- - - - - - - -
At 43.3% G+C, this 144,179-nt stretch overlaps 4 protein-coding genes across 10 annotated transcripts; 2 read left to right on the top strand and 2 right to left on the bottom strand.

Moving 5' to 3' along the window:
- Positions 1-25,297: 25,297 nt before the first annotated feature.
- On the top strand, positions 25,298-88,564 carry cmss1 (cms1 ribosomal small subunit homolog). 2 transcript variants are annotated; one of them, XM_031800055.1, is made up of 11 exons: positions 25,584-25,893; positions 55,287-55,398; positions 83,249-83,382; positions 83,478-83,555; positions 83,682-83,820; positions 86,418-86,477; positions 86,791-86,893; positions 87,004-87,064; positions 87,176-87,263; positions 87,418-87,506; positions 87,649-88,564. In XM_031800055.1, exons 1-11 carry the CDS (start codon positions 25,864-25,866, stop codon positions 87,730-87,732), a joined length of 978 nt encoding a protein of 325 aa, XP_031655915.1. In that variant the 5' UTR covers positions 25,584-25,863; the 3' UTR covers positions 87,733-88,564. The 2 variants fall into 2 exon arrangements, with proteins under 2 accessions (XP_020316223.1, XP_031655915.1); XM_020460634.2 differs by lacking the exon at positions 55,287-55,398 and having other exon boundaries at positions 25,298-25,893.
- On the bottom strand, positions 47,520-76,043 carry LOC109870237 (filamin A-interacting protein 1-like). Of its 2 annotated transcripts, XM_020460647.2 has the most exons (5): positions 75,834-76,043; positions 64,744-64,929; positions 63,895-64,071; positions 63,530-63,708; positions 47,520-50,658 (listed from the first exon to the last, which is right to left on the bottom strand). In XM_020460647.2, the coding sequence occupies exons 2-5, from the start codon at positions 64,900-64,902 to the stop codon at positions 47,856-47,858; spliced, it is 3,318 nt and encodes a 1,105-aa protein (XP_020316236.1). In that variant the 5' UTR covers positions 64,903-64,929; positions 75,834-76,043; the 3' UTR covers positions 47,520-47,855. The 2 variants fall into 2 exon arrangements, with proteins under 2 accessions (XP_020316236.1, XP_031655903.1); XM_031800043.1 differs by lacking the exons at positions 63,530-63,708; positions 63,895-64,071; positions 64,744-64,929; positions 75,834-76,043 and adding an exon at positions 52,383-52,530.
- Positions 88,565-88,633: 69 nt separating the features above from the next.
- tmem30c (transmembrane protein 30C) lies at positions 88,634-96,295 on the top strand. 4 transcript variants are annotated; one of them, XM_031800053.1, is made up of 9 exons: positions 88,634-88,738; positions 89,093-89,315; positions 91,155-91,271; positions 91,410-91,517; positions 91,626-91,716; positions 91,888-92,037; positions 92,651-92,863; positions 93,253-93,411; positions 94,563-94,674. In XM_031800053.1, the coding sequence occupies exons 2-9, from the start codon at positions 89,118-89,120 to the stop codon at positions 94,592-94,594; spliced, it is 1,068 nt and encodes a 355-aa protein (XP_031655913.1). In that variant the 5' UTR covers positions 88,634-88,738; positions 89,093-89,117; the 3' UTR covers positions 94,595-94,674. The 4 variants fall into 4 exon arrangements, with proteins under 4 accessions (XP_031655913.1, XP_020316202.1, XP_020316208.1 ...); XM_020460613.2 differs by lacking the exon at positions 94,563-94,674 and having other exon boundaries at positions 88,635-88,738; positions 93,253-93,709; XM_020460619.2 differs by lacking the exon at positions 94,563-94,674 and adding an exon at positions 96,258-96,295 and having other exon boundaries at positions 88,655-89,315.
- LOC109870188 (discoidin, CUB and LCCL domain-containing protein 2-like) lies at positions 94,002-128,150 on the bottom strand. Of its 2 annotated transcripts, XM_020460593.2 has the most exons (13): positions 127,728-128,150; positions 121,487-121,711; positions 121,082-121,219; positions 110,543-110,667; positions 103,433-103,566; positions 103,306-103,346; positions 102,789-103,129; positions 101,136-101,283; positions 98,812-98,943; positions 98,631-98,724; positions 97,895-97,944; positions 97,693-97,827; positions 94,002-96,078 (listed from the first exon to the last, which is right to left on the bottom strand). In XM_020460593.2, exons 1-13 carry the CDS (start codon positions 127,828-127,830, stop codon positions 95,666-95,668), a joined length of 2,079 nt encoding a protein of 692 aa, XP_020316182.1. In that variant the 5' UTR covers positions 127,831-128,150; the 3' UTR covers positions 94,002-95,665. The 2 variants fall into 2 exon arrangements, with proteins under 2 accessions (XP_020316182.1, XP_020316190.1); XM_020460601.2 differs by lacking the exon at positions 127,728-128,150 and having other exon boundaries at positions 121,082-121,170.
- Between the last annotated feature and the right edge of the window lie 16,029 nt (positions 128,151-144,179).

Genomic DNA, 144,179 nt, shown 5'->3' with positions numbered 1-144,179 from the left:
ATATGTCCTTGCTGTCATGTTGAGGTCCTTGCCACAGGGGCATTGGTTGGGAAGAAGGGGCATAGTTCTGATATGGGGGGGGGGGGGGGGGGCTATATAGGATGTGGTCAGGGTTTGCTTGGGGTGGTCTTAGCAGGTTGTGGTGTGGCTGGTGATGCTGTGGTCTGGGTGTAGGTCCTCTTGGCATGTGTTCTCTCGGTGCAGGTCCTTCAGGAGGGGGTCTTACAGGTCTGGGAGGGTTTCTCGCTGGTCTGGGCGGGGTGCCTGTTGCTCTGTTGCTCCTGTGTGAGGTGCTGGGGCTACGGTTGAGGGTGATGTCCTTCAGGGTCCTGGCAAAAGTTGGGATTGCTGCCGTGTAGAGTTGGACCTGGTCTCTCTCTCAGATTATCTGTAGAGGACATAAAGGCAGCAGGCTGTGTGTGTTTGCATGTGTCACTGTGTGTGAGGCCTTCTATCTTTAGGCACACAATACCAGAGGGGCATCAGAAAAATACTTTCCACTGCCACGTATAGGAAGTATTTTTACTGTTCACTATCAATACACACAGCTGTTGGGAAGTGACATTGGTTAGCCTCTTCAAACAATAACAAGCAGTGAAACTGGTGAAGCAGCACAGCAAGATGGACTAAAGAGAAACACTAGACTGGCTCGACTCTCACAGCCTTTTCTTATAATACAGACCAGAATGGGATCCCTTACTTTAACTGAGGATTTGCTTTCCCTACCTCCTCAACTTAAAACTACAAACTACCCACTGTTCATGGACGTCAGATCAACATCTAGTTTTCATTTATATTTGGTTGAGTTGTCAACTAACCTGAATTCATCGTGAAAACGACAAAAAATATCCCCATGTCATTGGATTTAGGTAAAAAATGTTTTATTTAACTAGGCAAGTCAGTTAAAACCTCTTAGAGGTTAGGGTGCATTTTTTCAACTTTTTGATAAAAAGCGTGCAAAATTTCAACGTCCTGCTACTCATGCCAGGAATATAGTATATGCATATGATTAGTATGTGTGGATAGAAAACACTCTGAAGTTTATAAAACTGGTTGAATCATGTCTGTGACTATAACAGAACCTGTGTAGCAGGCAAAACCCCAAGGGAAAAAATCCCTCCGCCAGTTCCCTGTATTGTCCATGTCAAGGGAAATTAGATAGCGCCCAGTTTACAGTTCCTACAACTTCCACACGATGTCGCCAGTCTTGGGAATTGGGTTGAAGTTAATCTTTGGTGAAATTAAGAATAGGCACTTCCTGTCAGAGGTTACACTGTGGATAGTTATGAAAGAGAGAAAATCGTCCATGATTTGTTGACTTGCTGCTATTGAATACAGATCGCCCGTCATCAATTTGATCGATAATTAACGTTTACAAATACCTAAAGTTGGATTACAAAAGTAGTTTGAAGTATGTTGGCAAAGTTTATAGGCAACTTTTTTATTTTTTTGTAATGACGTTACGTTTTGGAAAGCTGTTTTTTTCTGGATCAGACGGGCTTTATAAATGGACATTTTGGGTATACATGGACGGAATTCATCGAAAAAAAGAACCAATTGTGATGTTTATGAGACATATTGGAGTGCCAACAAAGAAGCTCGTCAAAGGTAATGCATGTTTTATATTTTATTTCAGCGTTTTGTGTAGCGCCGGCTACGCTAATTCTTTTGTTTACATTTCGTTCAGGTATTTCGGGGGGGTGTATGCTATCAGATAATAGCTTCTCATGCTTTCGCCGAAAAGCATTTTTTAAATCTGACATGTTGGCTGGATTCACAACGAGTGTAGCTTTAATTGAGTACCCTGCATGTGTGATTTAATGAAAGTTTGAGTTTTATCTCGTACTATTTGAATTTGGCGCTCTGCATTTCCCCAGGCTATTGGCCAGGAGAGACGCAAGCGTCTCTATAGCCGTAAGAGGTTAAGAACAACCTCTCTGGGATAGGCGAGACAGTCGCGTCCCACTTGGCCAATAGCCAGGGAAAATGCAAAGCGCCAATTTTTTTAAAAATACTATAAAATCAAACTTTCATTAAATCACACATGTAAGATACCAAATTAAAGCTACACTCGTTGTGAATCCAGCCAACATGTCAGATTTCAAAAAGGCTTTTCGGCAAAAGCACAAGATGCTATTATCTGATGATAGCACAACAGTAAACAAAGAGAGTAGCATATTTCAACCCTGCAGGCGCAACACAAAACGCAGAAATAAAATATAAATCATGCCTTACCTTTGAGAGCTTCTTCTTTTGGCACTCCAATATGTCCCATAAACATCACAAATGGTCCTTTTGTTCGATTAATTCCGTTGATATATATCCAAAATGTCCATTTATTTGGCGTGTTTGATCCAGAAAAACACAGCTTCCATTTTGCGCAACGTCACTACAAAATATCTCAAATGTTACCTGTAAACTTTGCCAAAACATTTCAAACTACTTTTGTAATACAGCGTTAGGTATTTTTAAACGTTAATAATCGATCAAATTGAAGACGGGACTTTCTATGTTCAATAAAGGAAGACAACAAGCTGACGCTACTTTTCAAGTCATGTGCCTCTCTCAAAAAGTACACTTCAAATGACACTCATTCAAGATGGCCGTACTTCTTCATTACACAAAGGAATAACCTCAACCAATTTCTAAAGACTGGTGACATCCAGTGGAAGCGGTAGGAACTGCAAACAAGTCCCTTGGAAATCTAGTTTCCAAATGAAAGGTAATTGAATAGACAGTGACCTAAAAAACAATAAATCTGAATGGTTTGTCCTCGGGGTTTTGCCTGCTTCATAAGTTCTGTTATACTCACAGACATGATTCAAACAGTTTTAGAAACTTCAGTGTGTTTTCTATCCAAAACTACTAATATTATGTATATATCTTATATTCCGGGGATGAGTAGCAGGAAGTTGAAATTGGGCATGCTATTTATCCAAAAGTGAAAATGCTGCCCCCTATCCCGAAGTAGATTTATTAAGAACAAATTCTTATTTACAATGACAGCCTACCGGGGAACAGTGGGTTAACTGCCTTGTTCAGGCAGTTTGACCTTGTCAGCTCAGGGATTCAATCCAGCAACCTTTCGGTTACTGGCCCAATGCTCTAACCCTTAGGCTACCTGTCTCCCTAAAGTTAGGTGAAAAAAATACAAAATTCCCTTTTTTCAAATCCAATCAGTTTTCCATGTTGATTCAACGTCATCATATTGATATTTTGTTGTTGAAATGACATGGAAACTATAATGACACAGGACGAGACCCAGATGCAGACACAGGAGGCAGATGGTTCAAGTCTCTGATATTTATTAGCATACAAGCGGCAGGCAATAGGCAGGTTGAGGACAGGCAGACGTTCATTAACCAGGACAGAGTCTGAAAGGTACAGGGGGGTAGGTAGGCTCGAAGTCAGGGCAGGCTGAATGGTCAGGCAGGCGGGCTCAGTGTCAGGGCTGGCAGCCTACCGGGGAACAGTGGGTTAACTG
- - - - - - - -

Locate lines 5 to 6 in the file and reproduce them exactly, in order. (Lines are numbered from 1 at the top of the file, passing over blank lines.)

- On the bottom strand, positions 47,520-76,043 carry LOC109870237 (filamin A-interacting protein 1-like). Of its 2 annotated transcripts, XM_020460647.2 has the most exons (5): positions 75,834-76,043; positions 64,744-64,929; positions 63,895-64,071; positions 63,530-63,708; positions 47,520-50,658 (listed from the first exon to the last, which is right to left on the bottom strand). In XM_020460647.2, the coding sequence occupies exons 2-5, from the start codon at positions 64,900-64,902 to the stop codon at positions 47,856-47,858; spliced, it is 3,318 nt and encodes a 1,105-aa protein (XP_020316236.1). In that variant the 5' UTR covers positions 64,903-64,929; positions 75,834-76,043; the 3' UTR covers positions 47,520-47,855. The 2 variants fall into 2 exon arrangements, with proteins under 2 accessions (XP_020316236.1, XP_031655903.1); XM_031800043.1 differs by lacking the exons at positions 63,530-63,708; positions 63,895-64,071; positions 64,744-64,929; positions 75,834-76,043 and adding an exon at positions 52,383-52,530.
- Positions 88,565-88,633: 69 nt separating the features above from the next.